Can Canadian charities issue tax receipts for donations that are not monetary? The answer depends on the status of the charity and the nature of the donation.
The prerequisite for any charity to issue tax receipts of any kind is that it must be recognized by the Canada Revenue Agency as a registered charity. Without that status, the charity’s receipts (and therefore your donation) can have no tax implications. As long as the charity is registered, though, it is able to give tax receipts for qualifying non-cash donations.
The rule of thumb for a non-cash donation (also known as a “gift-in-kind”) to qualify for a tax receipt is that it must be actual property. This can include donations of real estate or physical belongings, provided the donation is permanent. (It is not considered a donation if it is simply on loan.) In such a case, the charity must be able to determine the fair market value of the donation and issue the receipt for that amount. The receipt should also indicate that it is for a gift-in-kind and include a brief description of the gift.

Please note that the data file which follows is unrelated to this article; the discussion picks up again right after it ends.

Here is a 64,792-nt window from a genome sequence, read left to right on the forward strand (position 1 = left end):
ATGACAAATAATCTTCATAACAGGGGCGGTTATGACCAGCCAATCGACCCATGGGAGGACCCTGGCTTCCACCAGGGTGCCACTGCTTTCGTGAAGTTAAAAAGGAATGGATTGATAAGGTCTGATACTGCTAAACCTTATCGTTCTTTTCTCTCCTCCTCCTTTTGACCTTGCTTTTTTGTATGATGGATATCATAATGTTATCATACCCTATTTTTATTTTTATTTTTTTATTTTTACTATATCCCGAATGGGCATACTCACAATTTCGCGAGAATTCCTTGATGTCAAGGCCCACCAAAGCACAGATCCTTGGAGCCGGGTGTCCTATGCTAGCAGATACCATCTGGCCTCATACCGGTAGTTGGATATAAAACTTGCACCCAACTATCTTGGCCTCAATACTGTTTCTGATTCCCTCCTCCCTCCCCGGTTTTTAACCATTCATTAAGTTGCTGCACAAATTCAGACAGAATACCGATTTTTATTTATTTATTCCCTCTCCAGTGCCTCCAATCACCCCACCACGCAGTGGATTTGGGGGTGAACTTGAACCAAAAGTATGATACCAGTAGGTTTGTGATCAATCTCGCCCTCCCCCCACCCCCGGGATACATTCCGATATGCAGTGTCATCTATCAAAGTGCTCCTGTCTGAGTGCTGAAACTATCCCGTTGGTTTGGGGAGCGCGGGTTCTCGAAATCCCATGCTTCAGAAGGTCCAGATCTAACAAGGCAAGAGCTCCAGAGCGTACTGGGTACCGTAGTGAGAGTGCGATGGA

In contrast, charities cannot issue receipts for services rendered. This is considered volunteering, not donating. For example, if a painter offers to paint the offices of a charity, the charity could not issue a tax receipt for the time and effort required to perform the task. It could, however, issue a tax receipt for the cost of the paint.
This does not mean there are no options for those who wish to volunteer their services. In the above example, the painter could issue an invoice to the charity, the charity could pay that amount, and then the painter could donate the funds back to the charity. In this way, the painter could receive a tax receipt for the donation. On the downside, the invoiced amount would also have to be claimed by the painter as income.
Once a tax receipt is issued by a charity, the donor is able to claim that amount as a charitable donation on that year’s tax return. The charity must also report the non-cash donation in Schedule 5 of form T3010, the annual Registered Charity Information Return.
Making gifts-in-kind is a valid and worthwhile option for donors looking for non-monetary alternatives to support their favorite charities. Just be sure to verify upfront that your donation qualifies for a tax receipt and that the charity is capable of issuing that receipt. By doing so, you can avoid disappointment later on.
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